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Super-Resolution in image processing means upsampling and therefore interpolation between pixels of an image. It can be interpreted as the opposite of downsampling. To make images larger in the image dimensions it is necessary to predict the values of the additional pixels between the original pixels. One of the easiest ways and also a traditional method to do this is applying a bicubic interpolation. New methods have evolved in the recent years and the use of neural networks is outperforming all other methods developed so far.

Visual Example for better Understanding

Figure 1: Low resolution image.

Figure 2: Interpolated low resolution image.

Figure 3: High resolution image

Figure 1 shows a picture with 25x25 pixels, whereas on the upper right you can see the same image in original resolution 100x100 pixels. Figure 2 shows the upscaled left image with bicubic interpolation. One can see that the image is blurred compared to the original resolution image on the right (cf. figure 3). This effect is caused by incorrect prediction of the new pixel values. The aim of a Super-Resolution neural network is learning the missing pixel values for the upscaled image as good as possible.

Metrics

In order to describe the quality of the upscaling method it is necessary to define a metric which describes the similiraty between the predicted (upscaled) image and the ground truth (full resolution) image. In this section, some of the commonly used metrics, that are employed for problems of this nature, are described.

PSNR

Peak Signal to Noise Ratio (PSNR) is a commonly used metric to define the similarity between two images. It is calculated using the Mean-Square-Error (MSE) of the pixels and the maximum possible pixel value (MAXI) as follows:

PSNR = 10 \cdot \log (\frac{MAX_I^2}{MSE})

A high PSNR value corresponds to a high similarity between two images and a low value corresponds to a low similarity respectively. (4)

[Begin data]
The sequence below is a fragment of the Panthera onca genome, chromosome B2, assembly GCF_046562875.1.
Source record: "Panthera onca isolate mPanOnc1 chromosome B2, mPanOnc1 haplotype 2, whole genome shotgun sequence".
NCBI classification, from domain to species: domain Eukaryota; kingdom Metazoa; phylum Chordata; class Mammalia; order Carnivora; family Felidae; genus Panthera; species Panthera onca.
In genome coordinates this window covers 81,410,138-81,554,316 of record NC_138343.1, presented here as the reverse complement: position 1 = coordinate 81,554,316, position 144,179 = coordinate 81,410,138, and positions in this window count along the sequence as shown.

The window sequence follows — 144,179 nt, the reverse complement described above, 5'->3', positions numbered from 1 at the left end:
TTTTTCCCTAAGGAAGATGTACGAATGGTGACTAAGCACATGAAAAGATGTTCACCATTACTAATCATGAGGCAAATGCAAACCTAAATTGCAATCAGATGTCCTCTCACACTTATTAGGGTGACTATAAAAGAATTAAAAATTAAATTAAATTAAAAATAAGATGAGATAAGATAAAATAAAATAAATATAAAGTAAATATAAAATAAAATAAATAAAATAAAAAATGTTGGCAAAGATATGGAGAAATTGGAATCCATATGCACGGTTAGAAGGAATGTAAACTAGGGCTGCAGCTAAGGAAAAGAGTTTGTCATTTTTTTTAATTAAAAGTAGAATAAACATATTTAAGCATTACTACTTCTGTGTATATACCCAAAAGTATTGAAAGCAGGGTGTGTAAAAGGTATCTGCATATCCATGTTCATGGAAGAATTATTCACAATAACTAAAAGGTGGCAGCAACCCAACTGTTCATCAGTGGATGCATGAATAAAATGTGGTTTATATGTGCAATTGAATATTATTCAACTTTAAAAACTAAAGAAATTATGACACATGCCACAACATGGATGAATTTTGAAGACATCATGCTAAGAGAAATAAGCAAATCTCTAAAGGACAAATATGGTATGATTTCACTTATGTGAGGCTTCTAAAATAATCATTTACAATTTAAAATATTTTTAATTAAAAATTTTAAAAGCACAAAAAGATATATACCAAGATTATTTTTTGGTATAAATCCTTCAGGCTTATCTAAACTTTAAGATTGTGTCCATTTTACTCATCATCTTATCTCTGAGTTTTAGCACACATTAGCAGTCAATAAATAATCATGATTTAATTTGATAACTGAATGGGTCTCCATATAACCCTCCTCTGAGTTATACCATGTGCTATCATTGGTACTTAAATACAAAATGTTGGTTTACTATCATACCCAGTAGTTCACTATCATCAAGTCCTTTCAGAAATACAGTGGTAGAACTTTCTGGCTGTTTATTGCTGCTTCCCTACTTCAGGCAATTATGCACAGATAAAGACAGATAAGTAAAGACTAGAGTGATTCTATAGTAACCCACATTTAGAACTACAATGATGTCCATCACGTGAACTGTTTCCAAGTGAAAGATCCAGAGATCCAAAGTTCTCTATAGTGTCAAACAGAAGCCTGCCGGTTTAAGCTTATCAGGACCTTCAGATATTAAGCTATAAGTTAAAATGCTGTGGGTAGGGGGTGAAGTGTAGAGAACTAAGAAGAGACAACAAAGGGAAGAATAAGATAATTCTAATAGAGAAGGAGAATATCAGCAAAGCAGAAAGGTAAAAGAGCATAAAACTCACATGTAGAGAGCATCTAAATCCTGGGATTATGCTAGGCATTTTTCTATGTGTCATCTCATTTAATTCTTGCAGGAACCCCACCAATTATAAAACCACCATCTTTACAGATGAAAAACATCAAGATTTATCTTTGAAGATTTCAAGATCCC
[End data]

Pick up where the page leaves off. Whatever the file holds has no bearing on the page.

SSIM

The structural similarity index is developed in order to improve traditional methods such as PSNR, which have been proven to be inconsistent with human visual perception. It takes luminance, contrast and structure of both images into account.

The SSIM index is calculated on various windows of an image. The measure between two windows x and  y of common size N×N is:

{\displaystyle {\hbox{SSIM}}(x,y)={\frac {(2\mu _{x}\mu _{y}+c_{1})(2\sigma _{xy}+c_{2})}{(\mu _{x}^{2}+\mu _{y}^{2}+c_{1})(\sigma _{x}^{2}+\sigma _{y}^{2}+c_{2})}}}

with:

 

More metrics can be found in literature:

  • IFC (Information Fidelity Criterion)
  • NQM
  • WPSNR (Weighted Peak Signal to Noise Ration)
  • MSSSIM (Multi Scale Structural Similarity)

 

 

Classical Approaches

Three classical approaches are briefly described below:

Bicubic Interpolation

Bicubic Interpolation considers 16 surrounding pixels to predict new pixel values.

(5)

 

Bilinear Interpolation

Bilinear Interpolation considers 4 surrounding Pixels to predict new pixel values.

(6)

Nearest Neighbor

The Nearest Neighboor method simply predicts the pixel values from the value of the nearest neighboor pixel.

(7)

Approaches with neural Networks

SRCNN (Super Resolution Convolutional Neural Network)

Figure 4: Architecture of SRCNN. Three convolutional layers in total. (2)